For some American expatriots or for foreigners who own U.S. residences, this may not be a dealbreaker.  But to some in Europe, Canada, and elsewhere who have no residence in the U.S. this may be game over.

II. HBO to Foreign Subscribers: Sorry, You're Screwed

These disconnections will likely leave a foul taste for some for a couple reasons.  First, where as Netflix and Amazon license most of their streaming content, Time Warner owns the rights to most of the content distributed by HBO Now.  So technically if it wanted badly enough to, it could probably pressure licensees (e.g. foreign cable TV networks, etc.) to accept its streaming service.  (Netflix and Amazon have a more defensible argument as they don't directly own most of their streamed content and hence can't directly negotiate with local licensees in cases of conflict.)

Second, where as some (if not all) of Amazon and Netflix's streaming libraries are available from other legimate sources in most regions (optical media sales, local cable TV networks, local streaming service providers, etc.), customers in many countries have no way to legally access HBO.

That brings us to the most compelling -- and infuriating point -- why would HBO turn away customers in regions with no current content licensing deals/options?  Why disallow such customers from legally purchasing content?

HBO -- Game of Thrones
For many foreigners HBO offers no legal option to watch its shows like Game of Thrones, whilst hiding behind punitive piracy punishments. [Image Source: HBO]

Time Warner (and HBO) representatives would likely defend the stance by suggesting that even if there's no current licensing deals in the region, that might not preclude future licensing deals.  But from a pragmatic perspective many foreign citizens at present have to chose between either pirating HBO's content or living without it.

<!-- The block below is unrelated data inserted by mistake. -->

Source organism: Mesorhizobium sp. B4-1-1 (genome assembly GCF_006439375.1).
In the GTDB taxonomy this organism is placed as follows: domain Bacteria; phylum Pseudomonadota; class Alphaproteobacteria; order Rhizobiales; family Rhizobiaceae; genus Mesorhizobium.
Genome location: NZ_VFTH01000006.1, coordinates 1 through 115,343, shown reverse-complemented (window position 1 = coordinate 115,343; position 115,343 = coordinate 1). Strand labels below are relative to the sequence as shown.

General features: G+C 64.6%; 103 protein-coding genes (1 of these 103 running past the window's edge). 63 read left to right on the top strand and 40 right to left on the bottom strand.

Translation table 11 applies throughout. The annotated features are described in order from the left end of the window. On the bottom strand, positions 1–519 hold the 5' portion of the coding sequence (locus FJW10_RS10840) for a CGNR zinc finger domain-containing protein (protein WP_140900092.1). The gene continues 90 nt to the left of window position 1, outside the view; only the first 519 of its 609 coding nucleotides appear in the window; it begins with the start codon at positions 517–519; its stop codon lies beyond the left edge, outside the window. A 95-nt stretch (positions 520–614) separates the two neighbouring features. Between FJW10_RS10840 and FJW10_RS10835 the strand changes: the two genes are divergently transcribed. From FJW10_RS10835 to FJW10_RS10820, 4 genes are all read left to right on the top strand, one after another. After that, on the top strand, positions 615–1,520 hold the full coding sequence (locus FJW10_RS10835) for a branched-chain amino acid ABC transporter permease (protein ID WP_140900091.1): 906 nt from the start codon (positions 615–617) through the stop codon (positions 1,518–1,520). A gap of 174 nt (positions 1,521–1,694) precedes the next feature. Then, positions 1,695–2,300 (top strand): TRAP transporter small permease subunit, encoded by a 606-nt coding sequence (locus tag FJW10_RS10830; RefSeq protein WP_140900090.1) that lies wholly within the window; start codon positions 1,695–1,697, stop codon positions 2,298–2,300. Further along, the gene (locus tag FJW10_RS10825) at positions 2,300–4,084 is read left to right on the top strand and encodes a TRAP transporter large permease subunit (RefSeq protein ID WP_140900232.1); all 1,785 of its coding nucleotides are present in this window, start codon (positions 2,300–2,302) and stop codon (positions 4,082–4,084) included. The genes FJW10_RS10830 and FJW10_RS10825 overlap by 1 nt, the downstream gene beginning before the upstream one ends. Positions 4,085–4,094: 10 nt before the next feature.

That's a frustrating choice for a couple reasons.

First, many ethically many appreciate that while piracy (illicit copying) may not be quite the equivalent of physical stealing (given that physical stealing takes away the theft victim's ability to sell the stolen item where as illicit digital copying does not) it's also somewhat immoral.

Second, while many regions (e.g. China) cast a blind eye on piracy against U.S. content providers or even endorse it, older trade allies such as most foreign countries in North America and Europe often deliver relatively punitive punishments to pirates who illicitly view content owned by U.S. rights holders.  To that end, while Time Warner practices a relatively laissez-faire attitude when it comes to domestic piracy (which it views as "free promotion"), overseas pirates in nations like Canada, Sweden, or Germany may face fines or even prison time.

South Park piracy raid
[Image Source: South Park Studios/Comedy Central/Viacom]

So in summary, cutting off foreign VPN users is especially painful as they have no other legal option in many cases, and face far greater risks if they turn to piracy instead.  And worst of all, this sad state of affairs appears largely punitive as Time Warner owns most of its streamed content and could offer the service overseas with a bit of local negotiating.

In layman's terms if you want to view HBO shows in many parts of U.S. or North America "you may be screwed."  And it's HBO that's arbitarily choosing to force foreign customers to choose between legally risky piracy or simply boycotting its content.

Source: TorrentFreak

"There is a single light of science, and to brighten it anywhere is to brighten it everywhere." -- Isaac Asimov